Agbor, V.B., Cicek, N., Sparling, R., Berlin, A., Levin, D.B.: Biomass pretreatment: fundamentals toward application. Biotechnol. Adv. 29, 675–685 (2011)CrossRefGoogle Scholar
  11. 11.
    Jung, J.Y., Choi, M.S., Yang, J.K.: Optimization of concentrated acid hydrolysis of waste paper using response surface methodology. J. Korean Wood Sci. Technol. 41, 87–99 (2013)CrossRefGoogle Scholar
  12. 12.
    Fagan, R.D., Grethlein, H.E., Converse, A.O., Porteous, A.: Kinetics of the acid hydrolysis of cellulose found in paper refuse. Environ. Sci. Technol. 5, 545–547 (1971)CrossRefGoogle Scholar
  13. 13.
    Kumar, G., Sen, B., Lin, C.Y.: Pretreatment and hydrolysis methods for recovery of fermentable sugars from de-oiled Jatropha waste. Bioresour. Technol. 145, 275–279 (2013)CrossRefGoogle Scholar
  14. 14.
    Kumar, G., Sivagurunathan, P., Chen, C.-C., Lin, C.-Y.: Batch and continuous biogenic hydrogen fermentation of acid pretreated de-oiled jatropha waste (DJW) hydrolysate. RSC Adv. 6, 45482–45491 (2016)CrossRefGoogle Scholar
  15. 15.
    Guo, F., Fang, Z., Xu, C.C., Smith, R.L.: Solid acid mediated hydrolysis of biomass for producing biofuels. Prog. Energy Combust. Sci. 38, 672–690 (2012)CrossRefGoogle Scholar
  16. 16.
    Ferrer, A., Requejo, A., Rodríguez, A., Jiménez, L.: Influence of temperature, time, liquid/solid ratio and sulfuric acid concentration on the hydrolysis of palm empty fruit bunches. Bioresour. Technol. 129, 506–511 (2013)CrossRefGoogle Scholar
  17. 17.
    Kumar, P., Barrett, D.M., Delwiche, M.J., Stroeve, P.: Methods for pretreatment of lignocellulosic biomass for efficient hydrolysis and biofuel production. Ind. Eng. Chem. Res. 48, 3713–3729 (2009)CrossRefGoogle Scholar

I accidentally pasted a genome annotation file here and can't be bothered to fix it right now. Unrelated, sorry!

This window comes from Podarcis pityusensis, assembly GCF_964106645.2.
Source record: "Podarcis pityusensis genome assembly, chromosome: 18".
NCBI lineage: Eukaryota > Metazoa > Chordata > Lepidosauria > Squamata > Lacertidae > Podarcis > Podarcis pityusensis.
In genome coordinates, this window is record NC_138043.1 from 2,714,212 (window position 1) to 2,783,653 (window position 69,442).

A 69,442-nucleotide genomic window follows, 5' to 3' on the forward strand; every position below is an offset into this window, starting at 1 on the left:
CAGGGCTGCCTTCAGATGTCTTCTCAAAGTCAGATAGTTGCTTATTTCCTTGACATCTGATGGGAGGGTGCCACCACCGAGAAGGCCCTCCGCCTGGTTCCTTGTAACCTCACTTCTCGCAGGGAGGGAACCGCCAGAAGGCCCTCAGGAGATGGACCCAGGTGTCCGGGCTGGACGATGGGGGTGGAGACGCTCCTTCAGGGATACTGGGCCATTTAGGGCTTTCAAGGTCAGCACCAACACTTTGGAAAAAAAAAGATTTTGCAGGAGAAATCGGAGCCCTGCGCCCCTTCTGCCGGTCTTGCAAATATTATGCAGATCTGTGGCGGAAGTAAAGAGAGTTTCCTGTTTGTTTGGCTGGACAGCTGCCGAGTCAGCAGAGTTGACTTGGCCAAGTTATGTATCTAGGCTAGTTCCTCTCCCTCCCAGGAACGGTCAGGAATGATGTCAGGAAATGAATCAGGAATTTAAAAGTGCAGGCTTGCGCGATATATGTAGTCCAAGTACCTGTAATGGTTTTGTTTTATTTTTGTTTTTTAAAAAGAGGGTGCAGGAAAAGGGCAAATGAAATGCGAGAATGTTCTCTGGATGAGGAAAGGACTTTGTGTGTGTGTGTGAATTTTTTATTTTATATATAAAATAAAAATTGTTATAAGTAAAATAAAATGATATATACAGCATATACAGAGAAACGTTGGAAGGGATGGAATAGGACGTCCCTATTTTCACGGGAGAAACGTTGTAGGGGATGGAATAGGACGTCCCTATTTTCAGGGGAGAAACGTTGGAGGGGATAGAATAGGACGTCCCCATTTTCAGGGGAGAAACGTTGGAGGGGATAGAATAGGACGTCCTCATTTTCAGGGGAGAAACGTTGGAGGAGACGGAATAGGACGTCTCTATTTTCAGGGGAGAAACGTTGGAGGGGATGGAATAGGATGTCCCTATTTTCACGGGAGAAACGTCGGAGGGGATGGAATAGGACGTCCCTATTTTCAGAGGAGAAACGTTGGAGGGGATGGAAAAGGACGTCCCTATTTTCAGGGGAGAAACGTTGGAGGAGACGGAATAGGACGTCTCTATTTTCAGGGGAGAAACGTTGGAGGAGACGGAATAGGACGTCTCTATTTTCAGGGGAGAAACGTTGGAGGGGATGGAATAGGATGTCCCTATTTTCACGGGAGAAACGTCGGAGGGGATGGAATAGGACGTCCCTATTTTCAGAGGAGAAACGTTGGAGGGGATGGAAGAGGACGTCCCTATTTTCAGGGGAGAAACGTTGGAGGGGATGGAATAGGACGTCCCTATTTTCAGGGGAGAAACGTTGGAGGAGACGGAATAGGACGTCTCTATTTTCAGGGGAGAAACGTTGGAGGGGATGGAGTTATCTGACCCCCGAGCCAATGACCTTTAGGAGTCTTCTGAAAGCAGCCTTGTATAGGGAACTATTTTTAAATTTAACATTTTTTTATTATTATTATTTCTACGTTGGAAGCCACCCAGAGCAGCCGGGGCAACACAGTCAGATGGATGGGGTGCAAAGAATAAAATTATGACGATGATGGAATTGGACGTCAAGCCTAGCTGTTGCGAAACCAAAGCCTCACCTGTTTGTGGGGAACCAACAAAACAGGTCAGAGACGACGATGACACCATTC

18. 18.
    Conde-Mejía, C., Jiménez-Gutiérrez, A., El-Halwagi, M.: A comparison of pretreatment methods for bioethanol production from lignocellulosic materials. Process Saf. Environ. Prot. 90, 189–202 (2012)CrossRefGoogle Scholar
  19. 19.
    Orozco, A.M., Al-Muhtaseb, A.H., Rooney, D., Walker, G.M., Aiouache, F., Ahmad, M.: Fermentable sugars recovery from lignocellulosic waste-newspaper by catalytic hydrolysis. Environ. Technol. 34, 3005–3016 (2013)CrossRefGoogle Scholar
  20. 20.
    Torget, R.W., Kim, J.S., Lee, Y.Y.: Fundamental Aspects of dilute acid hydrolysis/fractionation kinetics of hardwood carbohydrates. 1. Cellulose hydrolysis. Ind. Eng. Chem. Res. 39, 2817–2825 (2000)CrossRefGoogle Scholar
  21. 21.
    Almeida, J.R.M., Bertilsson, M., Gorwa-Grauslund, M.F., Gorsich, S., Lidén, G.: Metabolic effects of furaldehydes and impacts on biotechnological processes. Appl. Microbiol. Biotechnol. 82, 625–638 (2009)CrossRefGoogle Scholar
  22. 22.
    Wierckx, N., Koopman, F., Ruijssenaars, H.J., De Winde, J.H.: Microbial degradation of furanic compounds: biochemistry, genetics, and impact. Appl. Microbiol. Biotechnol. 92, 1095–1105 (2011)CrossRefGoogle Scholar
  23. 23.
    Jeong, T.S., Choi, C.H., Lee, J.Y., Oh, K.K.: Behaviors of glucose decomposition during acid-catalyzed hydrothermal hydrolysis of pretreated Gelidium amansii. Bioresour. Technol. 116, 435–440 (2012)CrossRefGoogle Scholar
  24. 24.
    Panagiotopoulos, A.I., Bakker, R.R., de Vrije, T., Koukios, E.G.: Effect of pretreatment severity on the conversion of barley straw to fermentable substrates and the release of inhibitory compounds. Bioresour. Technol. 102, 11204–11211 (2011)CrossRefGoogle Scholar
  25. 25.
    Vanhatalo, K.M., Dahl, O.P.: Effect of mild acid hydrolysis parameters on properties of microcrystalline cellulose. BioResources. 9, 4729–4740 (2014)Google Scholar